Senator Ingebrigtsen sums up eighth week at LegislatureState Senator Bill Ingebrigtsen, R-Alexandria provided the following summary of his work at the Legislature last week:
Editor's note: State Senator Bill Ingebrigtsen, R-Alexandria provided the following summary of his work at the Legislature last week:
Senate committees worked overtime and focused on hearing policy bills this week, as Friday was the first of three committee deadlines.
SHUTDOWN CONSUMER PROTECTIONS
This week the Senate passed three bills to address situations where services could continue for citizens should the state face another shutdown. This would prevent Minnesota students, families and facilities should from being used as leverage if the state budget bills are not passed.
During the 2011 shutdown, the Court deemed some employees essential and decided that the due to animal welfare, the Zoo should remain open. The Minnesota Zoo generates funds that are deposited in a dedicated fund for the operation and maintenance of the facility.
Electrical inspections were highlighted because most electrical inspections are done by state-contracted inspectors, not local entities, so this area was particularly impacted by the shutdown. The state lost revenue because state electrical inspections could not continue working, so the inspections had to be handled by local entities. If a shutdown ever occurs again this bill would minimize the pain to these groups and costs to the state.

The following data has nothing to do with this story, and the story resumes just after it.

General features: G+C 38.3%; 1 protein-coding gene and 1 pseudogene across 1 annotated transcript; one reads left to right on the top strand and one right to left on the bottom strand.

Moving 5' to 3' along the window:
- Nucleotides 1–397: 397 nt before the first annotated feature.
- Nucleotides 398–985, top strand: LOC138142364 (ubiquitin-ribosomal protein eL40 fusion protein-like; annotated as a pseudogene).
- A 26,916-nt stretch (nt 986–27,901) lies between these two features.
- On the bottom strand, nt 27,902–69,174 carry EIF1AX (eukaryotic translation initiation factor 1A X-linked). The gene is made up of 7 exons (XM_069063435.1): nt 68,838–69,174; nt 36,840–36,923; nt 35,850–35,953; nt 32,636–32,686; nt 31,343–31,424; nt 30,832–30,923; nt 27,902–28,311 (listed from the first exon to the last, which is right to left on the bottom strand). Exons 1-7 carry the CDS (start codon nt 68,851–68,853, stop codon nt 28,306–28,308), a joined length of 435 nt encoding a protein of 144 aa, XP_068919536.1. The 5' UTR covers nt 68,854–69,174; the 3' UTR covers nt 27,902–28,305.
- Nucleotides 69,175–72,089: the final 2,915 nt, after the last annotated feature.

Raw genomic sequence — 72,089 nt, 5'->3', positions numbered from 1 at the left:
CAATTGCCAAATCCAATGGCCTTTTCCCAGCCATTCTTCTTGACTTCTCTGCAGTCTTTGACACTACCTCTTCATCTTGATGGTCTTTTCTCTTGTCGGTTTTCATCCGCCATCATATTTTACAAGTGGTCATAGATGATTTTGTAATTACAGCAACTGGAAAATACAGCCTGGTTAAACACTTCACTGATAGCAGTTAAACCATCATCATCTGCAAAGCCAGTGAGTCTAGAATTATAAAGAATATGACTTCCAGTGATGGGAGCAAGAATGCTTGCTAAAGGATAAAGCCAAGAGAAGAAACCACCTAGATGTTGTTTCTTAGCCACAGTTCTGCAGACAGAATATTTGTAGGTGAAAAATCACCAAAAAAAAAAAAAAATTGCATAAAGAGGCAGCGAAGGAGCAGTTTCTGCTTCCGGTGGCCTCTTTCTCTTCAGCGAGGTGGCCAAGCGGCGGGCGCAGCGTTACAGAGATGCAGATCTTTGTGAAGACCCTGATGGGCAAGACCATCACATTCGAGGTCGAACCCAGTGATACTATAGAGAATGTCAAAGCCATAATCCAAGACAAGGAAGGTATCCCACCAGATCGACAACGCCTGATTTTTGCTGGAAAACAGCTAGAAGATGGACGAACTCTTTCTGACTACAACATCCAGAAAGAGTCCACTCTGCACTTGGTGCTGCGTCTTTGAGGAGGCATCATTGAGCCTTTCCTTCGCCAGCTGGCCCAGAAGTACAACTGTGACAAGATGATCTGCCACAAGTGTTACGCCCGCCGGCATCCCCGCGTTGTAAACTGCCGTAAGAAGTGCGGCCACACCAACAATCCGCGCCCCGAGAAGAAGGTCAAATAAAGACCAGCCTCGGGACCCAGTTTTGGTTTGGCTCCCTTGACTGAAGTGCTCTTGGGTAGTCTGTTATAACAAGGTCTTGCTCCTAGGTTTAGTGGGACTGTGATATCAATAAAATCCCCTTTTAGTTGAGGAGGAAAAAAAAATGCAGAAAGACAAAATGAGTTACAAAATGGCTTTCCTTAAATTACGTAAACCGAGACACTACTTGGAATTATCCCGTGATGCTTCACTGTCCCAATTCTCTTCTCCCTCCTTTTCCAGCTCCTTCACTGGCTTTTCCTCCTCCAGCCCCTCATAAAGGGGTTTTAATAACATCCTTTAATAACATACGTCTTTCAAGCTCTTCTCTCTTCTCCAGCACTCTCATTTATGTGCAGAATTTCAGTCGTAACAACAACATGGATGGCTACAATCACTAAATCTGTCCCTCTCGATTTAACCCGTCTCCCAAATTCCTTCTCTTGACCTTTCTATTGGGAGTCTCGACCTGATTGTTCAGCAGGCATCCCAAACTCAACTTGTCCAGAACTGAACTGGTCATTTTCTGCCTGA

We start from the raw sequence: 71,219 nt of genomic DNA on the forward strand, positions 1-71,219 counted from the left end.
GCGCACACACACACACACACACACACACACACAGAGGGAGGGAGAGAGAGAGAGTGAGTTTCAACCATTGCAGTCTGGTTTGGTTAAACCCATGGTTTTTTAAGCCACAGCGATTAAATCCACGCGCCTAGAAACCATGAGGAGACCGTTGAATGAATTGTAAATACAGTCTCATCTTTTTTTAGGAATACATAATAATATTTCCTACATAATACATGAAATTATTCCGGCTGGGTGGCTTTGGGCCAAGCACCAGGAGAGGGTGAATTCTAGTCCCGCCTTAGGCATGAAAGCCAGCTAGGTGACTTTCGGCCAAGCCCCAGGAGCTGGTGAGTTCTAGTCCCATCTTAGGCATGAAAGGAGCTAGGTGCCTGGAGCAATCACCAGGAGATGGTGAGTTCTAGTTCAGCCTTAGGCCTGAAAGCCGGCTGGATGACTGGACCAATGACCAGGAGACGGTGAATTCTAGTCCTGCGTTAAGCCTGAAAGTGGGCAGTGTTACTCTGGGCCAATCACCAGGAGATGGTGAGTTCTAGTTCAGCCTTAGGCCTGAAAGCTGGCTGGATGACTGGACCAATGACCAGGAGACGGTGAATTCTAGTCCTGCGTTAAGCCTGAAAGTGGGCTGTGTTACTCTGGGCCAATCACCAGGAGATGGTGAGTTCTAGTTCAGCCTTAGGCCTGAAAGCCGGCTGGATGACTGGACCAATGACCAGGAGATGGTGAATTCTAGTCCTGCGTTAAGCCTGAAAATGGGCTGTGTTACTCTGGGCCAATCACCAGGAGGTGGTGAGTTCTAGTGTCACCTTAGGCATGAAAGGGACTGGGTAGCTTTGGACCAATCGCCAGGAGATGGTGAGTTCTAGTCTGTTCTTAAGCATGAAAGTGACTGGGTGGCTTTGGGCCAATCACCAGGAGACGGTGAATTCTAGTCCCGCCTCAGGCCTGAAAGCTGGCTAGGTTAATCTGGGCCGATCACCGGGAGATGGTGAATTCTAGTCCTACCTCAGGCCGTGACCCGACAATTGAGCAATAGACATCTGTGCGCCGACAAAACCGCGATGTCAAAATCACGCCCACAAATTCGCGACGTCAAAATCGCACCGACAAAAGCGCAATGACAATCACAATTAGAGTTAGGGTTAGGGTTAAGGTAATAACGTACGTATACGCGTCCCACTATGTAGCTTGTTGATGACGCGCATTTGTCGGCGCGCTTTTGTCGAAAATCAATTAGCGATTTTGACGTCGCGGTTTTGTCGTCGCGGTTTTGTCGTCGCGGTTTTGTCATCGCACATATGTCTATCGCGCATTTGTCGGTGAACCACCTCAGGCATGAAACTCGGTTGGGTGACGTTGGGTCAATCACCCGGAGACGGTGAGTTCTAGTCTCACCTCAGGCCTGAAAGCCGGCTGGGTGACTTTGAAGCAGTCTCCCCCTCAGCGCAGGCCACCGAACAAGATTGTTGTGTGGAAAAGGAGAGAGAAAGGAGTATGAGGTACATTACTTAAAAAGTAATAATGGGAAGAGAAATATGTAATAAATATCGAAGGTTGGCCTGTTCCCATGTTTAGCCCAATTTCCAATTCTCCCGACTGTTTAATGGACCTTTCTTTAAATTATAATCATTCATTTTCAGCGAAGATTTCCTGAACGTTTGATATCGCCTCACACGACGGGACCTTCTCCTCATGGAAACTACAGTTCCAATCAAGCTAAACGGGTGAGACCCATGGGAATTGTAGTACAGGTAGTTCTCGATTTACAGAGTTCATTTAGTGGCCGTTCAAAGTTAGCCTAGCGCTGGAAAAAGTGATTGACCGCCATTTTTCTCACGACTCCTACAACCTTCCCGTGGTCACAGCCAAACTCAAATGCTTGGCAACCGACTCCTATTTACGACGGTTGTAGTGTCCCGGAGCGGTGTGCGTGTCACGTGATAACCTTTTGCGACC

In the event of a future shutdown, passage of these bills would allow certain state work, facilities, and services to carry on which leads to continued revenue streams and less disruption to Minnesotans’ lives.
RECOGNIZING NURSE LICENSING
A multi-state nurse licensing agreement with strong bipartisan support started moving through Senate committees. The Nurse Licensure Compact would allow nurses who have resident licensure in Wisconsin, Iowa, North Dakota and South Dakota recognition to practice in Minnesota as long as he/she registers with the MN Board of Nursing within 30 days from start of practice. To date there are 24 states, including Minnesota’s four border states, which have passed the Nurse Licensure Compact. Proponents say the reciprocity increases patient safety through enhanced sharing of licensure information, increases mobility for nurses to practice across state borders without additional licensure costs or requirements, and decreases licensure costs for employers.
STRENGTHENING SYNTHETIC DRUG LAWS
A bipartisan bill to help combat the possession and sale of synthetic marijuana was approved in the Senate Judiciary and Public Safety Committee. The bill modifies the definition of synthetic marijuana and enhances the penalties for selling such substances. Although legislation to outlaw synthetic marijuana was passed last year, certain forms of synthetic cannabinoids can still be legally bought and sold in stores across Minnesota. Some dealers have already found ways around those laws by changing the chemical makeup of the drug. The bill tries to stay ahead of the production of new drugs or chemicals that are hitting the streets which should be illegal to possess or sell but currently are not. Senate File 2319 makes improvements to the current law and allows law enforcement to file charges based on the underlying structure of synthetic cannabinoids.
Ingebrigtsen can be reached at (651) 297-8063, by mail at 303 State Capitol Building, 75 Rev. Dr. Martin LutherKing Jr. Blvd., St. Paul, MN 55155, or via email at firstname.lastname@example.org.